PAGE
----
While I can't deny the benefits of our ancestral diet, I'll be the first to admit that I don't follow every Paleo protocol (as described in Loren Cordain's The Paleo Diet and Robb Wolf's The Paleo Solution) . I consider myself more Primal (based on Mark Sisson's Primal Blueprint) than Paleo. But recently I've been giving some thought to giving up dairy, if only temporarily. I currently eat organic Greek yogurt and cheese a few times a week, which is a lot less than than the two to three servings I used to have every day. I stopped drinking milk months ago. From everything I've read lately, going dairy-free makes sense for a lot of people, particularly those with autoimmune conditions like celiac disease, Type 1 diabetes, lupus, and Hashimoto's thyroiditis. I don't appear to have any of these, although I do have impaired blood sugar control, hypothyroidism, and mild adrenal issues. Dairy has some strikes against it; however, it offers benefits as well. I'm a list maker by nature, so I decided to make a pros vs. cons list (although not an exhaustive one) for organic and/or raw dairy products:
Reasons to eliminate dairy:
1. Contains lectins: Lectins are small carbohydrate-binding proteins that protect plant and animal species but can damage our intestinal cell lining if consumed in excess. Virtually all foods contain some lectins, and although not the largest offender (grains, legumes, and nuts have that honor), dairy has an appreciable amount of these potentially harmful substances.
2 It's insulinotropic: Milk's intended purpose is to promote growth in young mammals, and it's believed that the protein casein is responsible for this effect.Because casein is present in all dairy products, consumption of even low-carbohydrate forms such as cheese may cause insulin spikes which promote anabolism and weight gain. (However, I have read blog posts from many who stopped drinking milk for 30 days or more and noticed no difference in weight or body composition).
3. Promotes a net acid load: Our bodies desire homeostasis, or a balance in our blood between acid and alkaline of pH 7.3 to 7.4. Acidic foods include meat, fish, eggs, and dairy; fruits and vegetables are alkaline. On low-carb/Paleo diets, animal protein consumption is fairly high, so getting calcium from plant sources (leafy greens, seeds and nuts) makes sense.
I won't go into the many issues I have with conventional dairy other than to say it contains residual hormones, antibiotics, and pesticides that can cause or aggravate many health problems.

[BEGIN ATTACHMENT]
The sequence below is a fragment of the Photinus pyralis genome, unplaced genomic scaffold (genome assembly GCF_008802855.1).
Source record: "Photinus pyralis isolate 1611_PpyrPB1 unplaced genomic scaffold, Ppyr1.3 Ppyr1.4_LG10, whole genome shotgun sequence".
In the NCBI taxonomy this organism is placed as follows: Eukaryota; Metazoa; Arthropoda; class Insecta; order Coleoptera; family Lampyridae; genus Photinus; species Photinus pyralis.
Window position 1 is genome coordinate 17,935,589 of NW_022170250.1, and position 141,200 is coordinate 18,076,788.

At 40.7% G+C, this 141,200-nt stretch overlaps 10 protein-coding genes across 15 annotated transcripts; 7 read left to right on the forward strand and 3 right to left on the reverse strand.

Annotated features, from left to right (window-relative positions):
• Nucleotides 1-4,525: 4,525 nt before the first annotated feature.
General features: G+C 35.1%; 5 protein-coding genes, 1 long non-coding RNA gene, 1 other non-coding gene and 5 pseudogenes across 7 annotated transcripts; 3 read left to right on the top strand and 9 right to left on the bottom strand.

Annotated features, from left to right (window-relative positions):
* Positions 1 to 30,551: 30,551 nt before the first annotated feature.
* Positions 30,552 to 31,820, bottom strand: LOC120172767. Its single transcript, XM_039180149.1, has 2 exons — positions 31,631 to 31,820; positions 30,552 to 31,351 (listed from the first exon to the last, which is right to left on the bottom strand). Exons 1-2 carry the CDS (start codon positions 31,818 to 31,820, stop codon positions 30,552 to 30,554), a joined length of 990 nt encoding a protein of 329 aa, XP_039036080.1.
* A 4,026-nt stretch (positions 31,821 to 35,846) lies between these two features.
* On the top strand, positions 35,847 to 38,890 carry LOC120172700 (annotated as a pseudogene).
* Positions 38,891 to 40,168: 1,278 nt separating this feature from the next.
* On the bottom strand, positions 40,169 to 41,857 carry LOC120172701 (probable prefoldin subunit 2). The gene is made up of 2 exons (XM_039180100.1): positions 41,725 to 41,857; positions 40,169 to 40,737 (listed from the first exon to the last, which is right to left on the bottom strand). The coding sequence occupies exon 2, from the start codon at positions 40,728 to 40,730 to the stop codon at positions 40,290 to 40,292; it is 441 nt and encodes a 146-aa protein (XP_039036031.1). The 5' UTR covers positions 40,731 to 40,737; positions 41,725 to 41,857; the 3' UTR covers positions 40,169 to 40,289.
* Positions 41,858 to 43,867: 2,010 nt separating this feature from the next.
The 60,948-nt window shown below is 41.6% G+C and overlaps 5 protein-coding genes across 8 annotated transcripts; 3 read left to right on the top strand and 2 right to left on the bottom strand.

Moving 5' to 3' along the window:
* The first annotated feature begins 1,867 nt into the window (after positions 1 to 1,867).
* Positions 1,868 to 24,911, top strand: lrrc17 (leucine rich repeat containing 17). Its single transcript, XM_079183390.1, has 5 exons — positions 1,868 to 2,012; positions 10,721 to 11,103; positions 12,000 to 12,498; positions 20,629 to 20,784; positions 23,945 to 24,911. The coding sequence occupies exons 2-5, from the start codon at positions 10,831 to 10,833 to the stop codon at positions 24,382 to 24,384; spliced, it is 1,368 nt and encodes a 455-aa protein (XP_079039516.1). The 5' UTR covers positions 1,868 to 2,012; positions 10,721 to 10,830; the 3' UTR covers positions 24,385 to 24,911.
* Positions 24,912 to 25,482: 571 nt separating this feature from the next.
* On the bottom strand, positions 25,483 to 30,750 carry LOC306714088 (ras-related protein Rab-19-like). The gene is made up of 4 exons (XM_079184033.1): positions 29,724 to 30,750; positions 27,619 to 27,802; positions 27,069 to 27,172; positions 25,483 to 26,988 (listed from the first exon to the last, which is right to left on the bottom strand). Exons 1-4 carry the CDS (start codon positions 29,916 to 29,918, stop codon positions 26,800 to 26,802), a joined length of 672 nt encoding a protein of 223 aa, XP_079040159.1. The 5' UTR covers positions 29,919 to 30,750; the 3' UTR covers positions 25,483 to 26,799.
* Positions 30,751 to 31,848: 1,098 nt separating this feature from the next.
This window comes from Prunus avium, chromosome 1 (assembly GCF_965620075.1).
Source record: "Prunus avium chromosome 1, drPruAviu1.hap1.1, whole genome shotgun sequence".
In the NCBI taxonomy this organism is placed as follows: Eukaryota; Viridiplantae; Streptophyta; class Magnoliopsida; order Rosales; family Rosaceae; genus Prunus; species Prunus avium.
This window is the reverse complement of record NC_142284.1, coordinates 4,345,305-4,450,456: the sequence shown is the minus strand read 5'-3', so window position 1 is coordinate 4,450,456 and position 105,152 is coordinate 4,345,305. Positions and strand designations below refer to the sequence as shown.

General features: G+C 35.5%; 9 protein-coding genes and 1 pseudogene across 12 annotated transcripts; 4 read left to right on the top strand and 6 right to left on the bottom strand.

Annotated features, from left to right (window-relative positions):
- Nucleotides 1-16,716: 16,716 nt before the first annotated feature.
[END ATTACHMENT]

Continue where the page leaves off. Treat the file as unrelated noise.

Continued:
On the other hand...
1. Contains conjugated linoleic acid (CLA): CLA has been credited with promoting weight loss, improving blood sugar control in persons with diabetes, lowering serum triglycerides, and decreasing cancer risk. Dairy is one of the best sources of this fatty acid. The higher the fat content the better, particularly if it comes from grass-fed cows.
2. Raw dairy is a whole food: While pasteurized, homogenized milk is technically a processed food, raw dairy exists in its natural state and has been consumed for thousands of years by certain nomadic and agrarian groups, many of whom have enjoyed long, healthy lives.
3. Excellent source of many nutrients: Milk products contains all the macronutrients (protein, carbohydrate, and fat) and many micronutrients (all the vitamins, along with calcium, magnesium, phosphorus, and potassium, to name a few) that are essential to health.
4. High satiety value: Goat cheese, whole Greek yogurt, buffalo mozzarella, and cream cheese just plain taste good!
So should we consume dairy or not? There are some strong opinions on both sides of this debate, but I believe that it's a highly personal choice. I recommend going without dairy for at least 30 days (This is what I plan to do in the near future). If you have more energy, fewer allergies, improved skin quality, and feel better overall on a dairy-free diet, then certainly that's the best eating plan for you. If you notice no difference in your symptoms, then eating dairy is probably fine and possibly beneficial. Again, we are all unique in our genetic and biochemical makeup; what works for one person may not work for another. For optimal well-being, we need to be attuned to the state of our health and make dietary and other changes accordingly. By the way, acording to a recent post on Mark's Daily Apple, even Robb Wolf consumes some dairy and admits he follows a primal way of eating :)
1. Rabinowitz D, Merimee TJ, Maffezzoli R, Burgess JA. Patterns of hormonal release after glucose, protein, and glucose plus protein. Lancet 1966;2:454–6]
2. Josse A, Atkinson SA, Tarnopolsky MA, Phillips SM. Increased consumption of dairy foods and protein during diet- and exercise-induced weight loss promotes fat mass loss and lean mass gain in overweight and obese premenopausal women. J.Nutr September 1, 2011 vol. 141 no. 9 1626-1634
3. Cesano A, Visonneau S, Scimeca JA, et al. Opposite effects of linoleic acid and conjugated linoleic acid on human prostatic cancer in SCID mice. Anticancer Res 1998;18:1429-34.
Franziska Spritzler, RD, CDE